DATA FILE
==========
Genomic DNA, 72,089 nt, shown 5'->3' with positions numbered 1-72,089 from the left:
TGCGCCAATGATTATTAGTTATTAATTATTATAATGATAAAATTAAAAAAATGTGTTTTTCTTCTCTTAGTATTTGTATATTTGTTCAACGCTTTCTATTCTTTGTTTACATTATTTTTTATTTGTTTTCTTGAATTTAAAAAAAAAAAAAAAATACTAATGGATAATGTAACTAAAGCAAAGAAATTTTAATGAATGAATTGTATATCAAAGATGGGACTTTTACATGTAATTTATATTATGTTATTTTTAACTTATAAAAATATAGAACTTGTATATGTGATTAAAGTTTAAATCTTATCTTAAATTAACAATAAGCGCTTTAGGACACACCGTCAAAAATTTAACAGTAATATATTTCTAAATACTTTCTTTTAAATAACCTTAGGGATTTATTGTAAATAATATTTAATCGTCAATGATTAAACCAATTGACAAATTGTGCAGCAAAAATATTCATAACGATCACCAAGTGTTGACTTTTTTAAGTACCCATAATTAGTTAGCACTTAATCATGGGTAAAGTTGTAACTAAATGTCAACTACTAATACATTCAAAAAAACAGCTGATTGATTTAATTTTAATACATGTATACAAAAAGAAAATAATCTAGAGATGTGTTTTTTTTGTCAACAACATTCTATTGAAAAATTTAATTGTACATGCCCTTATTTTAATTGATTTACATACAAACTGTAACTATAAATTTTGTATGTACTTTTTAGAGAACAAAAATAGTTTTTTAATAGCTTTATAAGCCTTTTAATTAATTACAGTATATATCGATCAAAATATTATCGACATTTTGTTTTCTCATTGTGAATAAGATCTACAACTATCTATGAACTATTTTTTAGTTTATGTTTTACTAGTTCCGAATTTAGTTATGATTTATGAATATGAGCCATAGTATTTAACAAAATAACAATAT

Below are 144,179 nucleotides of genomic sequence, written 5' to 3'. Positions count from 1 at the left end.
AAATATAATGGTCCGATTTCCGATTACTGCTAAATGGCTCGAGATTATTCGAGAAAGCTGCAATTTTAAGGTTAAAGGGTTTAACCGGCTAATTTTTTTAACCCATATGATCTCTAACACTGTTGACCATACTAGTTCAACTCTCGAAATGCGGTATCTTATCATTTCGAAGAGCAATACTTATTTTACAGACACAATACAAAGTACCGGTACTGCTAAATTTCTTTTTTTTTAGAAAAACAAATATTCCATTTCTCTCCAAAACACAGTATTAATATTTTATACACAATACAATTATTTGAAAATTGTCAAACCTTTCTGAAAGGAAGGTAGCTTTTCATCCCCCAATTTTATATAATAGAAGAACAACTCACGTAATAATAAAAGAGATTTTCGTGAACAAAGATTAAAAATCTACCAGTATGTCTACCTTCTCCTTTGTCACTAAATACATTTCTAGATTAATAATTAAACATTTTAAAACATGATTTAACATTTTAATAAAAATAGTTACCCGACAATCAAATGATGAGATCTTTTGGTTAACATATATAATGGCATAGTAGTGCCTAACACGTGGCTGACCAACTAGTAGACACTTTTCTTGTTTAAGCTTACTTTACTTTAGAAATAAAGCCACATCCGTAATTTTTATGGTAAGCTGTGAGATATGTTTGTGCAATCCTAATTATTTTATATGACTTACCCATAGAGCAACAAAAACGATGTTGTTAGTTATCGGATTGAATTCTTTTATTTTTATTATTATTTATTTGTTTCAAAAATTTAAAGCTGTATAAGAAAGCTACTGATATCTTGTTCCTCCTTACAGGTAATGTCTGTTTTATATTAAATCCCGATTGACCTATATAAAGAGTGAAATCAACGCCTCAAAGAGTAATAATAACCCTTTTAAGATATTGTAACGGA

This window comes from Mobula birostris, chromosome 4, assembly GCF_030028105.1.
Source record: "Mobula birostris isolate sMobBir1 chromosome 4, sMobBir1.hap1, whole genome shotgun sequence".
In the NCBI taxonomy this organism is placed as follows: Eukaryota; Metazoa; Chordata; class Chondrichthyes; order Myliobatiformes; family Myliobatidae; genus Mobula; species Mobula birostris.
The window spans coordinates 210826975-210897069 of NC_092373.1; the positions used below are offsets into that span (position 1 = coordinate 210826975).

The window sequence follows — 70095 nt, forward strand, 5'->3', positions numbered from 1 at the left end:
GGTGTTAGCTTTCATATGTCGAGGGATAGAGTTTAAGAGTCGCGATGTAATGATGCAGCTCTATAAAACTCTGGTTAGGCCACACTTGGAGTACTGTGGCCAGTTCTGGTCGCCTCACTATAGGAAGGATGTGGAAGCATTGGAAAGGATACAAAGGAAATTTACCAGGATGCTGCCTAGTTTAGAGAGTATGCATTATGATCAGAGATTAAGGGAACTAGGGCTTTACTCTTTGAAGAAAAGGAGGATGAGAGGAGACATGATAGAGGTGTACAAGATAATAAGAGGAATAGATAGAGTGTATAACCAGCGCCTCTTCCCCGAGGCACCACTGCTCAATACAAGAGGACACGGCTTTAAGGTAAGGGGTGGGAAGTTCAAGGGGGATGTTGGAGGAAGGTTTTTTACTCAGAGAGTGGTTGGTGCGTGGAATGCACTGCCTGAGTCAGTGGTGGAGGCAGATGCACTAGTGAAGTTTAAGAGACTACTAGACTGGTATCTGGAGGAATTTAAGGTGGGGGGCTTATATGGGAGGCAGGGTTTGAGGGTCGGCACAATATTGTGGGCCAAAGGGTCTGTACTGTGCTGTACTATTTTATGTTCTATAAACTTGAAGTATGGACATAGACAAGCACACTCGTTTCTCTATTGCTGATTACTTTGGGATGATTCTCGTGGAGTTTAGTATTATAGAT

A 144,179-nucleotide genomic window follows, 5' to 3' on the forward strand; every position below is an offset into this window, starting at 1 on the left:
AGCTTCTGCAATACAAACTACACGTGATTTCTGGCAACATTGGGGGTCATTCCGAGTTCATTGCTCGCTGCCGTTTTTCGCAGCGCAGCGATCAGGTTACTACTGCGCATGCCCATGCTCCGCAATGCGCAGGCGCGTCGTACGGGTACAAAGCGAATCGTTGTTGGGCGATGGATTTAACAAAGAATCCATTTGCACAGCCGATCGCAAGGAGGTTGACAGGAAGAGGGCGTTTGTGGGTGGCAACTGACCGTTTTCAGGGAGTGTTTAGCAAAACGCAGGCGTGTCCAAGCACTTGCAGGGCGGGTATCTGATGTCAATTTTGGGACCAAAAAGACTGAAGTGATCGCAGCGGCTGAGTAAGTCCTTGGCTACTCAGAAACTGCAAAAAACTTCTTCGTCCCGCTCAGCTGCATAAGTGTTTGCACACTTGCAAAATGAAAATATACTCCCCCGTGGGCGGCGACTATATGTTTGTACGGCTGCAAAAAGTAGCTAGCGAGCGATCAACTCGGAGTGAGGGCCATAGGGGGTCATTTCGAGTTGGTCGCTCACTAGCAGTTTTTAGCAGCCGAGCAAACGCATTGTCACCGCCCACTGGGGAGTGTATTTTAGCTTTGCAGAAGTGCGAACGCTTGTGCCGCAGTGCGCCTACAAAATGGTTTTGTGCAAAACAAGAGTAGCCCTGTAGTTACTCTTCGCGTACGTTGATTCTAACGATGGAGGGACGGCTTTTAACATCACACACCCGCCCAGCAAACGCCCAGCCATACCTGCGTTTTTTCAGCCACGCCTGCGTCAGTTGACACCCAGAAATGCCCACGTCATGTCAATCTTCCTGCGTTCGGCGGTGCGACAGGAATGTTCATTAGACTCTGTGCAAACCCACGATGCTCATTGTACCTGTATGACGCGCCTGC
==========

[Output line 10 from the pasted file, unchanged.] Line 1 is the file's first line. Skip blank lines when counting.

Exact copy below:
GGTGTTAGCTTTCATATGTCGAGGGATAGAGTTTAAGAGTCGCGATGTAATGATGCAGCTCTATAAAACTCTGGTTAGGCCACACTTGGAGTACTGTGGCCAGTTCTGGTCGCCTCACTATAGGAAGGATGTGGAAGCATTGGAAAGGATACAAAGGAAATTTACCAGGATGCTGCCTAGTTTAGAGAGTATGCATTATGATCAGAGATTAAGGGAACTAGGGCTTTACTCTTTGAAGAAAAGGAGGATGAGAGGAGACATGATAGAGGTGTACAAGATAATAAGAGGAATAGATAGAGTGTATAACCAGCGCCTCTTCCCCGAGGCACCACTGCTCAATACAAGAGGACACGGCTTTAAGGTAAGGGGTGGGAAGTTCAAGGGGGATGTTGGAGGAAGGTTTTTTACTCAGAGAGTGGTTGGTGCGTGGAATGCACTGCCTGAGTCAGTGGTGGAGGCAGATGCACTAGTGAAGTTTAAGAGACTACTAGACTGGTATCTGGAGGAATTTAAGGTGGGGGGCTTATATGGGAGGCAGGGTTTGAGGGTCGGCACAATATTGTGGGCCAAAGGGTCTGTACTGTGCTGTACTATTTTATGTTCTATAAACTTGAAGTATGGACATAGACAAGCACACTCGTTTCTCTATTGCTGATTACTTTGGGATGATTCTCGTGGAGTTTAGTATTATAGAT